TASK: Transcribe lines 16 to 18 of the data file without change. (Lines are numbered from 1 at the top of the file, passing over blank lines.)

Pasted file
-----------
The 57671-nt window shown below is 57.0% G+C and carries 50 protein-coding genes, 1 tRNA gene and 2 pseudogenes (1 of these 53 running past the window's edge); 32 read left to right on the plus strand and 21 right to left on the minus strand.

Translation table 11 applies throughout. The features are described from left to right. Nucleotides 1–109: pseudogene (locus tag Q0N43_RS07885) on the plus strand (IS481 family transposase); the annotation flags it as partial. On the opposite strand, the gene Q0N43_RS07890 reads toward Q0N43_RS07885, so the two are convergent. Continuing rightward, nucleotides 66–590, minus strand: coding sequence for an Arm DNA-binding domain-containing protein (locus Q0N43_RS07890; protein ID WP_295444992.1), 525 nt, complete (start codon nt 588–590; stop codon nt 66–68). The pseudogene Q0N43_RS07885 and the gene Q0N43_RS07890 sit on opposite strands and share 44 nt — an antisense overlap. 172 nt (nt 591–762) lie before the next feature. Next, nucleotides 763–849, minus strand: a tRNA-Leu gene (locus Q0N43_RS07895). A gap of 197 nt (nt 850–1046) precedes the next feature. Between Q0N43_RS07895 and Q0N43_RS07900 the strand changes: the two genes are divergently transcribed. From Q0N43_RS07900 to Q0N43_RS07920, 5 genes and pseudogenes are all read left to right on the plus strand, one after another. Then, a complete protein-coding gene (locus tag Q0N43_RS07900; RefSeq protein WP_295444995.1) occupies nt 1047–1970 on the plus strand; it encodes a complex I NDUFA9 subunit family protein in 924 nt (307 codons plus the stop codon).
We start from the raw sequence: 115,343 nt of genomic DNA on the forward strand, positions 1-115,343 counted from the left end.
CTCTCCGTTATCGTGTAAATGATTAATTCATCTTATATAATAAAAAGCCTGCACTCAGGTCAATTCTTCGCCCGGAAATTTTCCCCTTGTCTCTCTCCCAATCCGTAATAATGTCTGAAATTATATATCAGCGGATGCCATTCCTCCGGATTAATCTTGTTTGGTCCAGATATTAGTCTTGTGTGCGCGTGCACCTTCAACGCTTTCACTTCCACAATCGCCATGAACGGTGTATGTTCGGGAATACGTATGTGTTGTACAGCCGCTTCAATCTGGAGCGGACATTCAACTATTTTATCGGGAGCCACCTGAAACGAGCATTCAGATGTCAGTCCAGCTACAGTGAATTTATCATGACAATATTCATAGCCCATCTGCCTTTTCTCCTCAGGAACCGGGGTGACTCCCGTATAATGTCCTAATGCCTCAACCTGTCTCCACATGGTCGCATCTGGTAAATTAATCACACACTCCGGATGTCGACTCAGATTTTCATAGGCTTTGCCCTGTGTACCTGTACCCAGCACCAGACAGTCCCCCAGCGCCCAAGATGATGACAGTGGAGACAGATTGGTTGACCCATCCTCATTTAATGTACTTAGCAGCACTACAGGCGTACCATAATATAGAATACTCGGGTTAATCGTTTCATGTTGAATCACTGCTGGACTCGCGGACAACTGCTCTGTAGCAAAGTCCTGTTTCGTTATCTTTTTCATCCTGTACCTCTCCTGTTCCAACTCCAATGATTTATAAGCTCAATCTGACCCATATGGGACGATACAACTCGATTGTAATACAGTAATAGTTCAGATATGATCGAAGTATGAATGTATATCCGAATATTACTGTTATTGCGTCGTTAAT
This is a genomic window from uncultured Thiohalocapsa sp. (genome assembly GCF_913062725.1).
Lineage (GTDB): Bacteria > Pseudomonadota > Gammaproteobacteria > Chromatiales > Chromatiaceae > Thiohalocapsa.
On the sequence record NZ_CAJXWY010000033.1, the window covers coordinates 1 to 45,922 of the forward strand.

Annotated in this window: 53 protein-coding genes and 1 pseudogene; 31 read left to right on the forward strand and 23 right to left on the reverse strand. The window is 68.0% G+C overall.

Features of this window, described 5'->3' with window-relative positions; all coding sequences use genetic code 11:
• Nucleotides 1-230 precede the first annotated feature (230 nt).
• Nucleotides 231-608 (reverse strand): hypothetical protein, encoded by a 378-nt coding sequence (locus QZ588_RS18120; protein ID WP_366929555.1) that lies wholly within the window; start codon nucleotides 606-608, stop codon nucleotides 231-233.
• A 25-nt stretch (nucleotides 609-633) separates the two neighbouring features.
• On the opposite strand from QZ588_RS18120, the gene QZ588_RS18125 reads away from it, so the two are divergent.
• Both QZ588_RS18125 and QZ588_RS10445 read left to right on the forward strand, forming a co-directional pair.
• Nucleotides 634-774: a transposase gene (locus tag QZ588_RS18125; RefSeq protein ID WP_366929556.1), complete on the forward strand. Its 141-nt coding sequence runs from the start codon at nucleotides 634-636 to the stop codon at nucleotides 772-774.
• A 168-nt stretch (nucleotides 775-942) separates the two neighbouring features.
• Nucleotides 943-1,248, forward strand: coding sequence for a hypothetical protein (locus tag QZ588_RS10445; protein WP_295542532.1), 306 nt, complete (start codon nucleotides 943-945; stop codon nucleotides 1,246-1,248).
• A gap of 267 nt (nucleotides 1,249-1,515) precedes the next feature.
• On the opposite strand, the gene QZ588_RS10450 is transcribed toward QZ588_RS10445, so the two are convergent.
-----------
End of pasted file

• A 168-nt stretch (nucleotides 775-942) separates the two neighbouring features.
• Nucleotides 943-1,248, forward strand: coding sequence for a hypothetical protein (locus tag QZ588_RS10445; protein WP_295542532.1), 306 nt, complete (start codon nucleotides 943-945; stop codon nucleotides 1,246-1,248).
• A gap of 267 nt (nucleotides 1,249-1,515) precedes the next feature.